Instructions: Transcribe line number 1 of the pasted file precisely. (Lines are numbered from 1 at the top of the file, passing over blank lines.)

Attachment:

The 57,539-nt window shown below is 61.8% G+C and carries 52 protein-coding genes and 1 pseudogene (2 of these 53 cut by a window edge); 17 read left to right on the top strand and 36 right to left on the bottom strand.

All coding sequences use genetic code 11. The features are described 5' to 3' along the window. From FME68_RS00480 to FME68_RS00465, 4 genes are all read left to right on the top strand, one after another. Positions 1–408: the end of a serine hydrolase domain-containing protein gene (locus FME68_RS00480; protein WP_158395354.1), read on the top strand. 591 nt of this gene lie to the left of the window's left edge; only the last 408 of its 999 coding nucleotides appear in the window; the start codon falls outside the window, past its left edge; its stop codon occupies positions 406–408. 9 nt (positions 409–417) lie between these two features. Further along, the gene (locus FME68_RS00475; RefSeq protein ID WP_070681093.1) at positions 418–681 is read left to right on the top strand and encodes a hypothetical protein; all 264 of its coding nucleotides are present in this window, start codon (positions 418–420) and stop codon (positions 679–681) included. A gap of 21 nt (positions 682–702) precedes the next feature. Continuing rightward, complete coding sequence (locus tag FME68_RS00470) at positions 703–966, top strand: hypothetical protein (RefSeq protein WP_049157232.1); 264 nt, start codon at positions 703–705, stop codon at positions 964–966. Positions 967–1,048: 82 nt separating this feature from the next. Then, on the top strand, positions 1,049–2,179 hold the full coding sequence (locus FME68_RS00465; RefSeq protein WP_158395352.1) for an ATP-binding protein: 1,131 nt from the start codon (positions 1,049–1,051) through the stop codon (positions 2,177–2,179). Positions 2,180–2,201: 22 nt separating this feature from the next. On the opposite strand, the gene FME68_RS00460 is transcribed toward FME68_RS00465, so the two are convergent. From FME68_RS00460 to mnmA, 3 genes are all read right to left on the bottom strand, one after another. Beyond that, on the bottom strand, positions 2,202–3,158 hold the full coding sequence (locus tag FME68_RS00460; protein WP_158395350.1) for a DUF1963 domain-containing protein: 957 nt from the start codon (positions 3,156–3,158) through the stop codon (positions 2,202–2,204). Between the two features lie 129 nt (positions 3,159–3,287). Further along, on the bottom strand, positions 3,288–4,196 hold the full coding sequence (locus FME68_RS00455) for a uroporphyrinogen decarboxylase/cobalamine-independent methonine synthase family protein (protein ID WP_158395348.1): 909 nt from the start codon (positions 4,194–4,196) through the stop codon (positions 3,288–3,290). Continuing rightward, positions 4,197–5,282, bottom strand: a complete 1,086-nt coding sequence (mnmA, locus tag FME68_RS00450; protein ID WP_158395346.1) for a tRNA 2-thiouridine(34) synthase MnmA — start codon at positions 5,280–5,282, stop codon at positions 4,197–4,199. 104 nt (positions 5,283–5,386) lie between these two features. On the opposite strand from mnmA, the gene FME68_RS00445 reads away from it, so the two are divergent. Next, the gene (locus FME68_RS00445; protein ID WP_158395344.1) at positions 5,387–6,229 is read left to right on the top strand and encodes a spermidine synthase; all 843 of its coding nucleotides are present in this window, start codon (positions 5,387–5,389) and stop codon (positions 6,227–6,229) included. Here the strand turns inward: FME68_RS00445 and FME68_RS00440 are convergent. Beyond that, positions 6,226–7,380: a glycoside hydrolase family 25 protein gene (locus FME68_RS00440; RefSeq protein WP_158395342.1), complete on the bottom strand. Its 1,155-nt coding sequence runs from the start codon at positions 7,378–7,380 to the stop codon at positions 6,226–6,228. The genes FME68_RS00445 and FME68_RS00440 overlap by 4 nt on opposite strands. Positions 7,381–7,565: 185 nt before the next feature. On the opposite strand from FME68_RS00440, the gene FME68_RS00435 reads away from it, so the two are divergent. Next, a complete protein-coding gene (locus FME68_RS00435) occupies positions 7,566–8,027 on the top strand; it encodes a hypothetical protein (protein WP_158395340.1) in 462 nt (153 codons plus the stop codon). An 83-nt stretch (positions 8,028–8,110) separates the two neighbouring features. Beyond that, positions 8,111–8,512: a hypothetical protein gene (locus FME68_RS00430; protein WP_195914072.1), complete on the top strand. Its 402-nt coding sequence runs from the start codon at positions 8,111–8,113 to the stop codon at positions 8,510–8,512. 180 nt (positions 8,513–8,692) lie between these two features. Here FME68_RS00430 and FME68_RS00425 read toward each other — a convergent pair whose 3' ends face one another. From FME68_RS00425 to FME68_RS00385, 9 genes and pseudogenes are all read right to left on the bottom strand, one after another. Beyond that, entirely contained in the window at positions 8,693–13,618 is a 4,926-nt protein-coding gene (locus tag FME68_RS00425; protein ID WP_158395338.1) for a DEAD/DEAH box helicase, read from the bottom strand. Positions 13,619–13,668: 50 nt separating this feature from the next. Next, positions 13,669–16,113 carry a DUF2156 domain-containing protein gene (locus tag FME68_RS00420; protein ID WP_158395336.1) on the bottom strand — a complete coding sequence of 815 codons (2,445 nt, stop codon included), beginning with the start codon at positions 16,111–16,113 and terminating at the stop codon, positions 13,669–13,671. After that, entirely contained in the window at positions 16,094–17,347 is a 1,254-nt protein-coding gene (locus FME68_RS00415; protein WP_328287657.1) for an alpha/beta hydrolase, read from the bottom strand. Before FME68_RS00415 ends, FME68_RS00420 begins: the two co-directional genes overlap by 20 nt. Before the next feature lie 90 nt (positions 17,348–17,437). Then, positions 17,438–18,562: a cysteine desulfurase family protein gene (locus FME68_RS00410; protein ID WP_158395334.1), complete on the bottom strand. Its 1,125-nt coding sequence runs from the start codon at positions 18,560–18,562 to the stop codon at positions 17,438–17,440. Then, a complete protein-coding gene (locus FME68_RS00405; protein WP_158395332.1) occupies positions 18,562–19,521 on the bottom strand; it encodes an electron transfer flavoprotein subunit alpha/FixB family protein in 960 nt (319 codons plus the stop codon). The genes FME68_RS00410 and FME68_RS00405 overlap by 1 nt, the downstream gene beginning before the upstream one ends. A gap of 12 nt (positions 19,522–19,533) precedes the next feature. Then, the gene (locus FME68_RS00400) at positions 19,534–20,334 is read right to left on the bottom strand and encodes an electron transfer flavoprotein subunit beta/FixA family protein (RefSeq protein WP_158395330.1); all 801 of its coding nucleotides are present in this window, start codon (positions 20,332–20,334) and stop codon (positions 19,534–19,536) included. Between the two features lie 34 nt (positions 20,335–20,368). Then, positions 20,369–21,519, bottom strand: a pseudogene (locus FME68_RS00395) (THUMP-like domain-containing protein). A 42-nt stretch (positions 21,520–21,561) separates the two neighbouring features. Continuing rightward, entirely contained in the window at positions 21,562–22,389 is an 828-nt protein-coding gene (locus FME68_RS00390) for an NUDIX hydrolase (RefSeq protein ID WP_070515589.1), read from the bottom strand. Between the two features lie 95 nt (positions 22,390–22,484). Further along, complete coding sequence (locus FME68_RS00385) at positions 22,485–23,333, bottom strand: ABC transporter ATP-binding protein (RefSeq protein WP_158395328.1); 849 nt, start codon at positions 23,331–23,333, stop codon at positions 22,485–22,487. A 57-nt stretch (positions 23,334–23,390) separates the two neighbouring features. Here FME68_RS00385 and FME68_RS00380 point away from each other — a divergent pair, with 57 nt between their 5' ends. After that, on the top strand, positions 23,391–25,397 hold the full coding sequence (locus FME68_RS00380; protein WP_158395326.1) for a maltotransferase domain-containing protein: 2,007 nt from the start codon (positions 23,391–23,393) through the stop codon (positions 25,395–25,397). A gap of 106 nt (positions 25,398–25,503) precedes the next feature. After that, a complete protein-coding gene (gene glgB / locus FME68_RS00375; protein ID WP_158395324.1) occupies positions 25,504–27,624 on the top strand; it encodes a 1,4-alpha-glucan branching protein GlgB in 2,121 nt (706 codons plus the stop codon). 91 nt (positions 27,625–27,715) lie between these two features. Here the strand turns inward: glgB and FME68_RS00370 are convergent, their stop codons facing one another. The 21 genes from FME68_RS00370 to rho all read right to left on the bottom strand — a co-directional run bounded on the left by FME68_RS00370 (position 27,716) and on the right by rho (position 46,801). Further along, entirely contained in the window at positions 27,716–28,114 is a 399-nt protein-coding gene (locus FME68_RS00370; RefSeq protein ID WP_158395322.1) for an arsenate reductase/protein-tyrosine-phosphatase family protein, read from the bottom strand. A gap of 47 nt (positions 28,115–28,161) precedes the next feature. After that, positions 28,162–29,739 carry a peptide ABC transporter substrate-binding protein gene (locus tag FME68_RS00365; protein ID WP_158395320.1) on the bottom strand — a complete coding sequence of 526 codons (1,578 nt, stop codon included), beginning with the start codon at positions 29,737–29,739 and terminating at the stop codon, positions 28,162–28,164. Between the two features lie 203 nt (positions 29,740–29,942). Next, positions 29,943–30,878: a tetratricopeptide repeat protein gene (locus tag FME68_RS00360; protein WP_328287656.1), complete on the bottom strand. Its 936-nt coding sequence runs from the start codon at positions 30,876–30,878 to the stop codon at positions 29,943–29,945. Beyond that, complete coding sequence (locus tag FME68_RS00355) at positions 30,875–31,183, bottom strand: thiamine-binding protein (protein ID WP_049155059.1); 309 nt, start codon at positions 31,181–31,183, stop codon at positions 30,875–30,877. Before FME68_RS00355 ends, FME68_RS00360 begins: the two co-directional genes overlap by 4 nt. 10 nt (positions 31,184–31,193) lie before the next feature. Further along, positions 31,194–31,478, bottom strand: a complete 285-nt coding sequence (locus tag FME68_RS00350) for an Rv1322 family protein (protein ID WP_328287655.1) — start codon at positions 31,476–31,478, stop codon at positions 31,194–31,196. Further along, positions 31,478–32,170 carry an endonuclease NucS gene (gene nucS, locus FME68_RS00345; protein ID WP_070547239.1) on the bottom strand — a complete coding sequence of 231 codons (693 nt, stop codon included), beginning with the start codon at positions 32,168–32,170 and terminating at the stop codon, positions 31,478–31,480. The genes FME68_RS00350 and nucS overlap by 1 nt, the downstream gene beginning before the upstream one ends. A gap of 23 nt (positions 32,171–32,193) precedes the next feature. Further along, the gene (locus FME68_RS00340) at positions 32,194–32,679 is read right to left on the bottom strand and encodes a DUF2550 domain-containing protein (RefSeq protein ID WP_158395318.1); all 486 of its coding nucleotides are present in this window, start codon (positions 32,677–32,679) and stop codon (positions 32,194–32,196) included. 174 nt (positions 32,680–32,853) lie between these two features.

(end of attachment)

The 57,539-nt window shown below is 61.8% G+C and carries 52 protein-coding genes and 1 pseudogene (2 of these 53 cut by a window edge); 17 read left to right on the top strand and 36 right to left on the bottom strand.